* Provides applications for investigating and predicting geological carbon dioxide sequestration
* Reviews the geochemical literature in the field
* Discusses the importance of geochemists in the multidisciplinary study of geological carbon dioxide sequestration
The contents of this monograph are two-scope. First, it intends to provide a synthetic but complete account of the thermodynamic and kinetic foundations on which the reaction path modeling of geological CO2 sequestration is based. In particular, a great effort is devoted to review the thermodynamic properties of CO2 and of the CO2-H2O system and the interactions in the aqueous solution, the thermodynamic stability of solid product phases (by means of several stability plots and activity plots), the volumes of carbonation reactions, and especially the kinetics of dissolution/precipitation reactions of silicates, oxides, hydroxides, and carbonates.
Second, it intends to show the reader how reaction path modeling of geological CO2 sequestration is carried out. To this purpose the well-known high-quality EQ3/6 software package is used. Setting up of computer simulations and obtained results are described in detail and used EQ3/6 input files are given to guide the reader step-by-step from the beginning to the end of these exercises.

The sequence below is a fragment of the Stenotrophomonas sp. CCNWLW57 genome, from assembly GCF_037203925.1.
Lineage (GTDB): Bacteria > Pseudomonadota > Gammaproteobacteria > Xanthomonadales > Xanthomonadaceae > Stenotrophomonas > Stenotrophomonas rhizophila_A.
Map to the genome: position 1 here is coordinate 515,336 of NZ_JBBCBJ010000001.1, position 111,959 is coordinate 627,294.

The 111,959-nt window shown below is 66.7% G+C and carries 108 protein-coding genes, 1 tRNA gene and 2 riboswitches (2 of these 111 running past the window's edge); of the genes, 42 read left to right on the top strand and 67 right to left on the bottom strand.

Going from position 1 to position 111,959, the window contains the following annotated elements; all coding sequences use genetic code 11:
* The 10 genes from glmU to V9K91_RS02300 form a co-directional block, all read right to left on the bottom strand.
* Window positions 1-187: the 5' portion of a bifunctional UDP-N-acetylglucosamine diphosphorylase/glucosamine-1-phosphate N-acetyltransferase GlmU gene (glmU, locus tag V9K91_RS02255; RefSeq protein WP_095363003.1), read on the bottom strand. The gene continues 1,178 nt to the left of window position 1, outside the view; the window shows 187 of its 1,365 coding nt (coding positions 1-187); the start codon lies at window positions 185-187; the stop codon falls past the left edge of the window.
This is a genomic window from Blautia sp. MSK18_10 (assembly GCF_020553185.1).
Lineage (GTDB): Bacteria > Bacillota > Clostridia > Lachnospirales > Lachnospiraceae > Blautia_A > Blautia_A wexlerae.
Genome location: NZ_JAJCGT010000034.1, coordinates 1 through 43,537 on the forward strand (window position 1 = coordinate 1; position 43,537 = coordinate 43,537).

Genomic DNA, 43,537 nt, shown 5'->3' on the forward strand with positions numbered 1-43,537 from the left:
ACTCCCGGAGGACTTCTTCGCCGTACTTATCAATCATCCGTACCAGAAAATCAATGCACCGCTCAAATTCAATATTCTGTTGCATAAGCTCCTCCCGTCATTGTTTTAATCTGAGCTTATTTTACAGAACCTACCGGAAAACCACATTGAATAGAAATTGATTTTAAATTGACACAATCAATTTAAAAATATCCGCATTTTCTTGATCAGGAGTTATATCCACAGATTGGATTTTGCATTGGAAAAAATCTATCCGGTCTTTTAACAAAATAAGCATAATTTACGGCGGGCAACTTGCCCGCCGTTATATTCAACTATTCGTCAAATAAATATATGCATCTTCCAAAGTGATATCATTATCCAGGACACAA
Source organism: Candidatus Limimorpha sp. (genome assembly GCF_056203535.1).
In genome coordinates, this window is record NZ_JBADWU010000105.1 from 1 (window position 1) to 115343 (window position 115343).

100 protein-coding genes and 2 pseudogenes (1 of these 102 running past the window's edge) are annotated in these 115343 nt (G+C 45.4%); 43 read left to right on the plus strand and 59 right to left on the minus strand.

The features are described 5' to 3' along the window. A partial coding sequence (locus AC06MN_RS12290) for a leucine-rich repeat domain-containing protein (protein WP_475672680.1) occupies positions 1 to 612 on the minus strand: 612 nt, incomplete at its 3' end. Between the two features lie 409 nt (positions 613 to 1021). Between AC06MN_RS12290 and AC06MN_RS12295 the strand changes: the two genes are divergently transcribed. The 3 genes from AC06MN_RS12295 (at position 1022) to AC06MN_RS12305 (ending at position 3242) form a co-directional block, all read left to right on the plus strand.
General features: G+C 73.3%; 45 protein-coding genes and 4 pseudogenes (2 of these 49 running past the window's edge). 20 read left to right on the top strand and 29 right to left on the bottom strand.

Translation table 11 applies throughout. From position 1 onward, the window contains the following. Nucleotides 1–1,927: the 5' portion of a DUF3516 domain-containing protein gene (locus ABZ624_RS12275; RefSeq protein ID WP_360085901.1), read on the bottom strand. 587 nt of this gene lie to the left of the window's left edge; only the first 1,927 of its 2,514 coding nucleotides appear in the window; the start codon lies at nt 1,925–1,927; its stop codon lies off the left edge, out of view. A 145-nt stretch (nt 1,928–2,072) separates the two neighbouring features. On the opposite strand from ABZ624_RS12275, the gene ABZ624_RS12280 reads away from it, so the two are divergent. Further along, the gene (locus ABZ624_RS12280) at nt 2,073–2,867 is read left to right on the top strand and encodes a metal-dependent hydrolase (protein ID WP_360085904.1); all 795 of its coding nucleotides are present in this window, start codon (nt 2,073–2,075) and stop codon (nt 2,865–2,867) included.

Finally, some examples of reaction-path- and reaction-transport-modeling taken from the available literature are presented. The results of these simulations are of fundamental importance to evaluate the amounts of potentially sequestered CO2, and their evolution with time, as well as the time changes of all the other relevant geochemical parameters (e.g., amounts of solid reactants and products, composition of the aqueous phase, pH, redox potential, effects on aquifer porosity). In other words, in this way we are able to predict what occurs when CO2 is injected into a deep aquifer.
Geological, geochemical and environmental branches of oil and electrical companies; Professionals and students in geology, environemental studies and environmental engineering